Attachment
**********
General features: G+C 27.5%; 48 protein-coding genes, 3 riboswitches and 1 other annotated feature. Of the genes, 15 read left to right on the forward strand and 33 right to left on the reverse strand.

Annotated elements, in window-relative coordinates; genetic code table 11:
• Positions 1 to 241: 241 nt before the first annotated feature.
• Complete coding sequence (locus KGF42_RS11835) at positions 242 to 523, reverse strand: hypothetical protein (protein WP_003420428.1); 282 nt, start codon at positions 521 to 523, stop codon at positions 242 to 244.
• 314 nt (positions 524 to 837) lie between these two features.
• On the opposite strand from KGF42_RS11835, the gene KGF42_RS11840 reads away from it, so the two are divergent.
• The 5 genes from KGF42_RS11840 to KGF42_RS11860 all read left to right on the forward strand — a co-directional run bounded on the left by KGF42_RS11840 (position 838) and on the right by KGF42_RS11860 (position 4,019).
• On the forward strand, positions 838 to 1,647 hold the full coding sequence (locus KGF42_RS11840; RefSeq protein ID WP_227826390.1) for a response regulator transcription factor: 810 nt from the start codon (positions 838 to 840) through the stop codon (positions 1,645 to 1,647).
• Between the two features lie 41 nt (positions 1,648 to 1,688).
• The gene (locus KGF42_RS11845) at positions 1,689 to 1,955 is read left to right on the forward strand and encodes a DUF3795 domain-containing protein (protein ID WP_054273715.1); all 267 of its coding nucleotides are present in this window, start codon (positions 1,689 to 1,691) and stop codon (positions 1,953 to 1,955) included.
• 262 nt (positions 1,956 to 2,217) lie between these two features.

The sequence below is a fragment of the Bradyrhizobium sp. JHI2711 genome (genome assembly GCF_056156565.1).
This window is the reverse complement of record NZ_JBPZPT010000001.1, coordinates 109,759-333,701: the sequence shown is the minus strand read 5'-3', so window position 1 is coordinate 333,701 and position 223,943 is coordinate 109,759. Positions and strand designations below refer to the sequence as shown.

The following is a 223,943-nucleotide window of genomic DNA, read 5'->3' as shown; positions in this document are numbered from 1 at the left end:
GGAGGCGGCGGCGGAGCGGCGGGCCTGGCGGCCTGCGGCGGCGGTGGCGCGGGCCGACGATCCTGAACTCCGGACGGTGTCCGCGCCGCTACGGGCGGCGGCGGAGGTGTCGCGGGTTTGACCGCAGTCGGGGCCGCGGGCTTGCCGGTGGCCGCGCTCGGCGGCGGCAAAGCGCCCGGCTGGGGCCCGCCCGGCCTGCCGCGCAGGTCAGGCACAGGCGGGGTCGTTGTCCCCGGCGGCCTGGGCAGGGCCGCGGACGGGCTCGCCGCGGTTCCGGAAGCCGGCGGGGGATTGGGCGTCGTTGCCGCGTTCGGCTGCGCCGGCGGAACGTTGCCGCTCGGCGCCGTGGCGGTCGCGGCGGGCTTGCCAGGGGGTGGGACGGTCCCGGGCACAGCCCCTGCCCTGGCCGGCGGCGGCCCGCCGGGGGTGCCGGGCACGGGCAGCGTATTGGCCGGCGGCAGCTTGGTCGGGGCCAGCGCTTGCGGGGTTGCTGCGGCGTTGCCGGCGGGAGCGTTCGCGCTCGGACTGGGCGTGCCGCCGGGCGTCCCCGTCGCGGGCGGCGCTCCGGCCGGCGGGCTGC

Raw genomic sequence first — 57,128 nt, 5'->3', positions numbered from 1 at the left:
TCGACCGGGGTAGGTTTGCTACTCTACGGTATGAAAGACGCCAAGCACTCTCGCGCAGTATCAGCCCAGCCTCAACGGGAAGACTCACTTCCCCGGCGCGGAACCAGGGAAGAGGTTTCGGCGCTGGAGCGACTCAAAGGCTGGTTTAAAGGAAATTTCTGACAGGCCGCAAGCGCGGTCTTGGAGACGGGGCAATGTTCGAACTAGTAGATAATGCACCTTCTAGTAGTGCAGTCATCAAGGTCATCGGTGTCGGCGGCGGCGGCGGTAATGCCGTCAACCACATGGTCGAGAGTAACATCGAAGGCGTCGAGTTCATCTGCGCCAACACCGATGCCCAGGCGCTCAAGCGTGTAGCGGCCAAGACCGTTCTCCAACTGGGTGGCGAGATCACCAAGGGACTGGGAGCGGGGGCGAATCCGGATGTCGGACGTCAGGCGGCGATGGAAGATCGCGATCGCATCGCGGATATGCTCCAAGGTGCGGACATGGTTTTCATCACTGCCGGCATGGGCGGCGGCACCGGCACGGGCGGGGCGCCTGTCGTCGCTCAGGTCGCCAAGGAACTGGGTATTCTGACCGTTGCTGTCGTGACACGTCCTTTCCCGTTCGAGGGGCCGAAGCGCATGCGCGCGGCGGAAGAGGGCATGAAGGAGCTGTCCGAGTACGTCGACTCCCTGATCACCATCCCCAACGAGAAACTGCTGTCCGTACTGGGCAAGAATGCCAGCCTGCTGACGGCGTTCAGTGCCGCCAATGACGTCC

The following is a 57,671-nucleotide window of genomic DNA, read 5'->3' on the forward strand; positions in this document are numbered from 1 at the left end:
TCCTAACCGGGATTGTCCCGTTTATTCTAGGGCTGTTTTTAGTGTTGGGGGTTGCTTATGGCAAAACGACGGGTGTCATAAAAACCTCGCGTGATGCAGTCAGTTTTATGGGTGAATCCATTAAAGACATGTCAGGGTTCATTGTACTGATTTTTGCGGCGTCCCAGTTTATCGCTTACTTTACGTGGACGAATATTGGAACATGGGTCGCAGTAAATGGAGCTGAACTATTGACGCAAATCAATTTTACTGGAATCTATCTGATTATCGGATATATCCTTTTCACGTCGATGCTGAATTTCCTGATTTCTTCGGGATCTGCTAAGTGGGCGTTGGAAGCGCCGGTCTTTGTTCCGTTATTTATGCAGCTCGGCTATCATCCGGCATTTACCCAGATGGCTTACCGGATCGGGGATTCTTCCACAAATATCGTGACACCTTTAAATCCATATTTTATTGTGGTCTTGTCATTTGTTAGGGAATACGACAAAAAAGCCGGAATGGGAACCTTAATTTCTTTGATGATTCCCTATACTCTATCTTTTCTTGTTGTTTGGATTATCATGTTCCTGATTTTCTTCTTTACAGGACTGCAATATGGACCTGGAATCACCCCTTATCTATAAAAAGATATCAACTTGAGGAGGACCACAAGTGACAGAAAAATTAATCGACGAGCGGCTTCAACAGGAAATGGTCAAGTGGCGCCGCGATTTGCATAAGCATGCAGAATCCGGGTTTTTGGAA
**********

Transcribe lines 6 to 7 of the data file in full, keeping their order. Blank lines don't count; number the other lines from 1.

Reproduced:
• On the opposite strand from KGF42_RS11835, the gene KGF42_RS11840 reads away from it, so the two are divergent.
• The 5 genes from KGF42_RS11840 to KGF42_RS11860 all read left to right on the forward strand — a co-directional run bounded on the left by KGF42_RS11840 (position 838) and on the right by KGF42_RS11860 (position 4,019).